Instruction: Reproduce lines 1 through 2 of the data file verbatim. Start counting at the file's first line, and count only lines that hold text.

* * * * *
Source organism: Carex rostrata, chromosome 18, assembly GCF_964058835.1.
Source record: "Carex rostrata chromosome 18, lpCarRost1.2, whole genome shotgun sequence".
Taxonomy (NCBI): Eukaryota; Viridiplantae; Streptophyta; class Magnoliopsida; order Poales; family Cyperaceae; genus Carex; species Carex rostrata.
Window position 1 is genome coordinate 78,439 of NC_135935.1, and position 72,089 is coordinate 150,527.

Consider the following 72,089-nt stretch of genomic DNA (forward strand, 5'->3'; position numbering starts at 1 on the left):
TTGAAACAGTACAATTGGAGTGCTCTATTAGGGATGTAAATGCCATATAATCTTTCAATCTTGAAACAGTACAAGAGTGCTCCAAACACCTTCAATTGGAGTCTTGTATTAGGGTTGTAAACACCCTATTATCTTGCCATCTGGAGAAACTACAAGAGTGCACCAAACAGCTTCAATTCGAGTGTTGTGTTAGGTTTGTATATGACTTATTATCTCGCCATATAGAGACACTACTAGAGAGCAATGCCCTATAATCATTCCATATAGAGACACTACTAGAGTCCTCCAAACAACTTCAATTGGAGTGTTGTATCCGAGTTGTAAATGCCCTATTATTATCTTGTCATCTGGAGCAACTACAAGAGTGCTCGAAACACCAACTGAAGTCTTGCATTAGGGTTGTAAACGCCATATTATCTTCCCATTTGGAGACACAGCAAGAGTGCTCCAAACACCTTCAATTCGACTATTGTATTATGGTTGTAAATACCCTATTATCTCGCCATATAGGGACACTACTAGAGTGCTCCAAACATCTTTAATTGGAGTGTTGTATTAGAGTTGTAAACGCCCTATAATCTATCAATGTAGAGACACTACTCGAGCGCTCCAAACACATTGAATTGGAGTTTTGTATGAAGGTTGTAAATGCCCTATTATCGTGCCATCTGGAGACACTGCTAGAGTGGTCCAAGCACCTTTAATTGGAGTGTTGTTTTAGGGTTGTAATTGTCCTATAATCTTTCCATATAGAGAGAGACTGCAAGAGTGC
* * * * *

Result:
Source organism: Carex rostrata, chromosome 18, assembly GCF_964058835.1.
Source record: "Carex rostrata chromosome 18, lpCarRost1.2, whole genome shotgun sequence".